Irish public and scientists disagree on climate change, vaccines and God
Only 68% of the public agree ‘climate change is mostly due to human activity’
Winning formula: Reed (5) Barry and Alexa (2) Barry scrutinise some samples in Cork as part of Science Week Ireland. Photograph: Clare Keogh
Major differences between the Irish public and Irish scientists on the cause of climate change, the safety of vaccinations and the origins of the universe are highlighted in a survey of attitudes to science.
Only 68 per cent of the public agree “climate change is mostly due to human activity”, while 92 per cent of scientists agree with that view.
Asked if the Earth is getting warmer as a result of climate change, 69 per cent of the public agree compared to 92 per cent of scientists, according to the Amárach Research poll.
On other topics, only 64 per cent of the Irish public agree or strongly agree that “vaccinations are an acceptable form of preventative medical treatment”. In contrast, 85 per cent of scientists agree with their benefits.
On evolution and “the Big Bang”, 88 per cent of scientists and 44 per cent of the public believe the universe “was created by a big explosion almost 14 billion years ago”, while 73 per cent of scientists and 33 per cent of the public disagreed with the proposition that “humans evolved over time guided by a supreme being”.
It was conducted with 1,000 adults and 238 scientists – based on a research format applied elsewhere by the non-partisan think tank the Pew Research Centre.
On the issue of “broad agreement within the science community about the causes of climate change”, only 56 per cent of the public agree this is the case; the equivalent figure among scientists is 89 per cent.
Some 72 per cent of the public agree “wind turbines are an acceptable form of energy” while 91 per cent of scientists agree with the benefits of this renewable energy source.
The issue of genetically modified foods also marked a big difference in attitudes between public and the scientific community: only 22 per cent of the public agree it is safe to eat GM foods, while 62 per cent of scientists agree they are safe.
Significantly, however, 43 per cent of the public believe GM foods are unsafe; a view held by 14 per cent of scientists – while the benefits of GM foods are disputed, there is no widely accepted scientific view that they are unsafe to consume.
There was widespread acceptance that the growing world population would put a strain on natural resources – 76 per cent of the public agree and 92 per cent of scientists. Close to 50 per cent of the population and 65 per cent of scientists disagree that “the planet’s resources will sufficiently be able to deal with a growing population”.
Food and pesticides
Other notable findings include:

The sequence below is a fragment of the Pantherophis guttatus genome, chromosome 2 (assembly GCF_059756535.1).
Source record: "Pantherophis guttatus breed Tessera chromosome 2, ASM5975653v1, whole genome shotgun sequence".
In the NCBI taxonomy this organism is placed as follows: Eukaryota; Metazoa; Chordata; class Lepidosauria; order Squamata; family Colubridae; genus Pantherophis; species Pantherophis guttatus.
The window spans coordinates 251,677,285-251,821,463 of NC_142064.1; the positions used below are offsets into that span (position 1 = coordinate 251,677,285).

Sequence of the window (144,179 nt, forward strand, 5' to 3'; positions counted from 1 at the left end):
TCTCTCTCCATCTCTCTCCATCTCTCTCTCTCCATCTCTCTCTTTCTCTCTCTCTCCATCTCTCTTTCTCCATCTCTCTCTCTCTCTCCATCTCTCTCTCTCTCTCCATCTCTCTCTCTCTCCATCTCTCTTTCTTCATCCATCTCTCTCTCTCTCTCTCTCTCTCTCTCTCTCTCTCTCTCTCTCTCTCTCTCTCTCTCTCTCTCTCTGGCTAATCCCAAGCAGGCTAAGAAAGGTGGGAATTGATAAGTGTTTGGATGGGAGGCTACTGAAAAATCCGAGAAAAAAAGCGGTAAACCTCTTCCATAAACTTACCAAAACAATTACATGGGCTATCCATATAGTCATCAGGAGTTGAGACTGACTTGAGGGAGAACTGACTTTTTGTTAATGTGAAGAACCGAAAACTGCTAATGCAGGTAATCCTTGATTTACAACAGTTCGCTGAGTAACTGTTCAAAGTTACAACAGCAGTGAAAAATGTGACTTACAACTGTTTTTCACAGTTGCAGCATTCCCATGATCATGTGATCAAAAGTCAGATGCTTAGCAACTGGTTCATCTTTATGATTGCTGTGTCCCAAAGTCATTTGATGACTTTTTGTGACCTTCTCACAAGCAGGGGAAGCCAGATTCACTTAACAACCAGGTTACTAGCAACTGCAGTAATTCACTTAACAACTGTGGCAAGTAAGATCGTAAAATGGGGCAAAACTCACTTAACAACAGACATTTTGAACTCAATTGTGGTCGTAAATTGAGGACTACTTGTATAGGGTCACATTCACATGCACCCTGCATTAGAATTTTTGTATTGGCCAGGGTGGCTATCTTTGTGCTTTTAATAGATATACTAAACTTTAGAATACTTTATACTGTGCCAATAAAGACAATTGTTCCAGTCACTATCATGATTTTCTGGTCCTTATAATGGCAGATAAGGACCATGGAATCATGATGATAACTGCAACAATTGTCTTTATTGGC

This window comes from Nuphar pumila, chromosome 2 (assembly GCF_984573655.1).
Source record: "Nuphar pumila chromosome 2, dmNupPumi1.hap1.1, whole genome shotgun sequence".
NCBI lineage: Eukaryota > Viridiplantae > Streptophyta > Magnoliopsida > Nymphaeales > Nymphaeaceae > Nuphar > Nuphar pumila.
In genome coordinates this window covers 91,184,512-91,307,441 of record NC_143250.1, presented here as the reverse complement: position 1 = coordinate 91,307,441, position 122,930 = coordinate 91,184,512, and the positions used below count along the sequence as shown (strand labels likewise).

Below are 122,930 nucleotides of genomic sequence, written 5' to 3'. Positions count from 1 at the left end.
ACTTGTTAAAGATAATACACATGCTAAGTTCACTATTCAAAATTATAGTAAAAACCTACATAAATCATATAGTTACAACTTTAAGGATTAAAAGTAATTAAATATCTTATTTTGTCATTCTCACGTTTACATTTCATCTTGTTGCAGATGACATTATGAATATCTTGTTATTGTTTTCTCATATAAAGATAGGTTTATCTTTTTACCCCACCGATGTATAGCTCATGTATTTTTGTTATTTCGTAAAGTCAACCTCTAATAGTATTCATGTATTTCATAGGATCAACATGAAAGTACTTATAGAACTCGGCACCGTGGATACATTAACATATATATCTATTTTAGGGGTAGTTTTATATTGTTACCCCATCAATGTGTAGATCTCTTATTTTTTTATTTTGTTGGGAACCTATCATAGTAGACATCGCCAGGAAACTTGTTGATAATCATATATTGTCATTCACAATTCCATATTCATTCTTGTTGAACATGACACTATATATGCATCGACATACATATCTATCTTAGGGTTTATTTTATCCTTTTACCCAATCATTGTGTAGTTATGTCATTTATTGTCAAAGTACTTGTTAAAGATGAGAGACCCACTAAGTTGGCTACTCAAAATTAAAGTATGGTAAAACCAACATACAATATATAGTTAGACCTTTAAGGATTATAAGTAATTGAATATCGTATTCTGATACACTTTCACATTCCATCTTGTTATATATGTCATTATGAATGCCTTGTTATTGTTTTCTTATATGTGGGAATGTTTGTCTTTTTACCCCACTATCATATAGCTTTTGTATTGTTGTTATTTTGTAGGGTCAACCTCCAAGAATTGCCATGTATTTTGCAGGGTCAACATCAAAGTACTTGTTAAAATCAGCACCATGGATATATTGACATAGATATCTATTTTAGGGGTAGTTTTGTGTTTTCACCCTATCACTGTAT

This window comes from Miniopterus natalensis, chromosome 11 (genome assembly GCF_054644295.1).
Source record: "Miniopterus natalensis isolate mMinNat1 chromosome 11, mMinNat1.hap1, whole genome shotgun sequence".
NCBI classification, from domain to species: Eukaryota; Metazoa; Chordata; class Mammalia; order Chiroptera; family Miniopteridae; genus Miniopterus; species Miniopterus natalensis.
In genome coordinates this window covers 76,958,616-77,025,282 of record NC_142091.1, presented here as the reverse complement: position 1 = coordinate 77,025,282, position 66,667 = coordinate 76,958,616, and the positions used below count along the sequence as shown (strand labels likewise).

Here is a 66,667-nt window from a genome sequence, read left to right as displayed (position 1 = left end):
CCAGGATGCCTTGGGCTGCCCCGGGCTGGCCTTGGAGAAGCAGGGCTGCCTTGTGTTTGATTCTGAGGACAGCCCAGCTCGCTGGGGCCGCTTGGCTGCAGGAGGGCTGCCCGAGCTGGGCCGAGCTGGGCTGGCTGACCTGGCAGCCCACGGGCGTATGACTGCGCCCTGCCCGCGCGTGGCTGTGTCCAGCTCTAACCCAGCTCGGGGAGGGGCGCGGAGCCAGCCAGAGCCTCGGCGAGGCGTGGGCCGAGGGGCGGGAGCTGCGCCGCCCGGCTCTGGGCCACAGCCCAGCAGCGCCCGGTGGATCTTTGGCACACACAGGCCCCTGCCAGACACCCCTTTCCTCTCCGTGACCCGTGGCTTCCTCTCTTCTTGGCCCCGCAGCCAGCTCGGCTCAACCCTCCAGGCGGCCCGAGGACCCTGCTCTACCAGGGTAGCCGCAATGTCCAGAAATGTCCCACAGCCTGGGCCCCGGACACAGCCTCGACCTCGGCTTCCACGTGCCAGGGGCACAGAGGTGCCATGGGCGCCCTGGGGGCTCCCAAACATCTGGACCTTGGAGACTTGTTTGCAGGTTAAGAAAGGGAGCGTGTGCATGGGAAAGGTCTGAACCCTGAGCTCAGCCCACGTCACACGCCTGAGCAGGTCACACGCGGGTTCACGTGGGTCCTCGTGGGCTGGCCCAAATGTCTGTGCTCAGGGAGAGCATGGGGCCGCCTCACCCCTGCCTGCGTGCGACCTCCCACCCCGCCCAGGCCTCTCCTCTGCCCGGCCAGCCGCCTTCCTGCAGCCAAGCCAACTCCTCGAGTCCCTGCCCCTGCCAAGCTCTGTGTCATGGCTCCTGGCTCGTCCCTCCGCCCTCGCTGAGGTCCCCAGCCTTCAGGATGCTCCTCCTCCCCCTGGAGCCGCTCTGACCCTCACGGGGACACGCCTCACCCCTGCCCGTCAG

- 54 per cent of the public and 33 per cent of scientists believe it’s unsafe to eat foods with pesticides;
- While 90 per cent of Irish scientists support the bioengineering of artificial organs for use in human transplantation, only 56 per cent of the public favour such technology;
- 62 per cent of the public agree or strongly agree there is not enough science education in schools; the equivalent figure among scientists is 74 per cent; and
- 64 per cent of the public agree science has had a positive impact on people’s lives in Ireland, compared to 89 per cent of scientists.
While there were large majorities agreeing on the benefits of science’s positive impact on healthcare, food, the environment, education and quality of life, significantly fewer members of the public and scientists agree it has brought benefits in transport and family life.
However the survey shows up a lack of awareness of science – 69 per cent of the public did not know of any Irish scientists, past or present, and 72 per cent of the public could not name any Irish scientific achievements.
SFI director of strategy and communications Dr Ruth Freeman said Science Week, taking place up to November 19th, was “a brilliant opportunity to explore the world of science and technology that surrounds us all, to understand more about how it is playing an increasing role in our lives and to learn about Ireland’s brilliant science heritage as well as discoveries being made in Ireland every day”.
People are being encouraged to ask their questions on social media, “whether it’s: ‘why do I experience fear?’, ‘how can I kick the perfect penalty?’ or even ‘is there any truth to the sunny southeast?’” The aim of the #StopAndAsk campaign was to enable people to make sense of the world around them and to facilitate conversations between the general public and the scientific community in Ireland, Dr Freeman said.